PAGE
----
Starting Gospel Planting Movements on Campus: Make Disciples

by Paul on November 17, 2009

The Funny Thing About Labels

People try to label me all the time.  Some want to call me a house-church-guy.  For others, I’m the simple church or CPM guy.  Still others call me the online missionary or church online guy.  Some want me to be a Baptist, a Charismatic, or a Wesleyan.

People who label you often assume you want to convert others to their label.  It’s like they think I judge my success by how many people I convince to adopt church online, start a house church, become Baptist, believe in the all the gifts of the Spirit, or attend a Wesleyan church.

Let’s get something straight.  None of those things are bad.  But if my goal is to convert people to those religious systems, then I have my priorities out of wack.  I’m not interested in making more Baptists, house church people, simple church people, CPM people, church online people, Charismatics, Wesleyans, or online missionaries.

And, if you want to change the world, you shouldn’t be either.

I want to make disciples of Jesus Christ.  I want to make disciples, not converts.

That means I don’t judge my success by how many people I get to be part of my program, organization, church or methodology.  It does mean that I measure success by how many lost people I disciple into a relationship with Christ and who will, in turn, do the same within their community.

Thinking About Universities

If you are concerned with increasing the size of your organization on campus or your church off campus, you probably won’t reach the whole campus with the Gospel.  A mindset that focuses on the expansion of any religious system will force you to ignore and reject opportunities and partnerships to reach people that will not join the system.  Once again, I’m not saying that religious systems are bad; I am saying that they are limiting.

I can say, with confidence, that if you focus on making disciples of Christ you will grow your organization or church.  It is natural to assume that some new disciples will be drawn to your religious system as they build relationships with you and your friends.  Some, however, will not be attracted to your system.  You have to be ok with that and not force things one way or another.

Of course, this means your church, organization and/or those funding your ministry are ok with this as well.  If, by your actions, you lead 10 floors in dorms to Christ and half of them don’t want anything to do with your church, is your church going to be ok with that?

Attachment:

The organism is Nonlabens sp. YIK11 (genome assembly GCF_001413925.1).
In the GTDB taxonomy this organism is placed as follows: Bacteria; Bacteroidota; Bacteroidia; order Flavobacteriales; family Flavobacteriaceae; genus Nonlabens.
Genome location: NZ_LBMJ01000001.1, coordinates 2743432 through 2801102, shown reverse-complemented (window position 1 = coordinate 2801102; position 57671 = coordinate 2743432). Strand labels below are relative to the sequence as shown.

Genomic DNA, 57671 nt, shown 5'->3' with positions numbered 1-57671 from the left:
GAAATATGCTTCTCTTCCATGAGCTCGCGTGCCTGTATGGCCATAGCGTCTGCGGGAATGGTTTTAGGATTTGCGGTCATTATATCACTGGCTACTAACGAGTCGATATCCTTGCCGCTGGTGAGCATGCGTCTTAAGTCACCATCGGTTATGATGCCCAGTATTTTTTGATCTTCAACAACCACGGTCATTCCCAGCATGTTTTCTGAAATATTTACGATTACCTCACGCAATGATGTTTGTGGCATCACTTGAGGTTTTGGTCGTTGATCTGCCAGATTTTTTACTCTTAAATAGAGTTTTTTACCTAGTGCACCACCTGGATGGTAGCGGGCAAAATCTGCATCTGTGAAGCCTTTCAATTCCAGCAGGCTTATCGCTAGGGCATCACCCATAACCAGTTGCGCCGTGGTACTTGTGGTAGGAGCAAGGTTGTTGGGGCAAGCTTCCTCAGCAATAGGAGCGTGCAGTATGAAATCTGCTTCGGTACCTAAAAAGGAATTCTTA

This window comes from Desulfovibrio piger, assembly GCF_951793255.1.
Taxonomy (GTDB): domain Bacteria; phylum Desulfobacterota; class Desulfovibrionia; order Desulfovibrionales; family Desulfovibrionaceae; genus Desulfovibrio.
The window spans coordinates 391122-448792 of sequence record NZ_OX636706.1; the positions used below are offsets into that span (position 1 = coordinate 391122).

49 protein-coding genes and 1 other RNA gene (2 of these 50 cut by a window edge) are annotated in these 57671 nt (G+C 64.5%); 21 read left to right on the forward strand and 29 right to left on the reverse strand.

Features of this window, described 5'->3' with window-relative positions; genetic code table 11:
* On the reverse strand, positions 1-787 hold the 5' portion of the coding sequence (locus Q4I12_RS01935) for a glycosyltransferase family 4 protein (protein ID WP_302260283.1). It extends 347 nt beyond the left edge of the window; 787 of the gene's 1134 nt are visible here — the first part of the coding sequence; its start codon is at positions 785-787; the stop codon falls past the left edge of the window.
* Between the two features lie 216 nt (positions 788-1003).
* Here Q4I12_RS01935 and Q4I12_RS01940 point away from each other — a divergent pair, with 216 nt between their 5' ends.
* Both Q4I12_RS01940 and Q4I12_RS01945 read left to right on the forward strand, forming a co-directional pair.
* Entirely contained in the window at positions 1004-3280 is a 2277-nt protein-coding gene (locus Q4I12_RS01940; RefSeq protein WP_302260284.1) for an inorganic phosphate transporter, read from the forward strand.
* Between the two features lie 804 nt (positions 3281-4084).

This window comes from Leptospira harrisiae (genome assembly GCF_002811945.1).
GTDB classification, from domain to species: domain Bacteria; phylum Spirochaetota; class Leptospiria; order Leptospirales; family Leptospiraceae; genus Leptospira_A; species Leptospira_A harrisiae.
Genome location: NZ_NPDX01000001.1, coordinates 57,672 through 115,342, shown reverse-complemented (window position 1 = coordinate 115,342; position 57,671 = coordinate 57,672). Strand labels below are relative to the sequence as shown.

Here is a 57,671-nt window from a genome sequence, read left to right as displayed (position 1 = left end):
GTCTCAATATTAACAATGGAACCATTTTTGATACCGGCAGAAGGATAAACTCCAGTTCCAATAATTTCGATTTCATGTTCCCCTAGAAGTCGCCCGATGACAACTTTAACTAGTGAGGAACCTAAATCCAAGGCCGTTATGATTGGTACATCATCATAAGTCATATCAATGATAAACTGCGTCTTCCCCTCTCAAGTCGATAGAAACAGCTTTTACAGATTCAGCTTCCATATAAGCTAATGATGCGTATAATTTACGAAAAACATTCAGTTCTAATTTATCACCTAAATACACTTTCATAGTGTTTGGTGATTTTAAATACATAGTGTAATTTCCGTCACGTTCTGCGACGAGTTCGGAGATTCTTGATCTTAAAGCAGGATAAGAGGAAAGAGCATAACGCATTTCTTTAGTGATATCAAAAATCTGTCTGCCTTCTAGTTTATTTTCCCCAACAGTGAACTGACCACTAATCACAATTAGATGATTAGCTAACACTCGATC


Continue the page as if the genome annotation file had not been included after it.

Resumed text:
Catalyzing Movements on Campus

If you want to catalyze Gospel Movements on university campuses everything you do has to be about discipling lost people into relationships with Christ, not about making them look and smell like you and your organization.

There is a lot to cover regarding making disciples.  We’ll talk more about various aspects of making disciples as the series progresses.

For more about making disciples of Christ rather than converts to religion, check this post out David Watson’s blog.

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{ 3 comments… read them below or add one }

Ken Eastburn November 17, 2009 at 8:28 pm

Good word here about the difference between making converts (either to Christ in general or simply to your denomination, church, etc.) and making disciples. For a guy like myself who is trying to help other churches follow mine's and going from a traditional church model to a house-church model, that is a much needed reminder.

Terry Dorn November 18, 2009 at 4:08 am

Reaching the lost is the life blood of the church. No new blood = a dead church. Many old line churches are closing their doors due to loss of vision for the lost in their community. The streets are full of gangs, drugs, and the mentally ill. Read m y new book that deals with the most misunderstood group of our day, the mentally ill. Find, The Cross and he Psychiatrist" at or google it. This book will stir your heart for winning the lost. Terry D

David Fredrickson November 18, 2009 at 5:46 pm

Great post regarding hitting the bottom line in regards to authentic discipleship. As far as religious systems go, however, I think they're more than limiting. They tend to cause people to identify with a denomination, institutional organization and/or a leader rather than with Jesus Christ alone. Being attractional rather than incarnational they tend to market their "product" as the "success" of the organization is necessary in order to pay the bills. Since each member is a potential part of that "success" they are generally saddled with religious obligation to perform. All of these issues and many more I won't take space to mention here make them non-relational and counter-productive to genuine discipleship.

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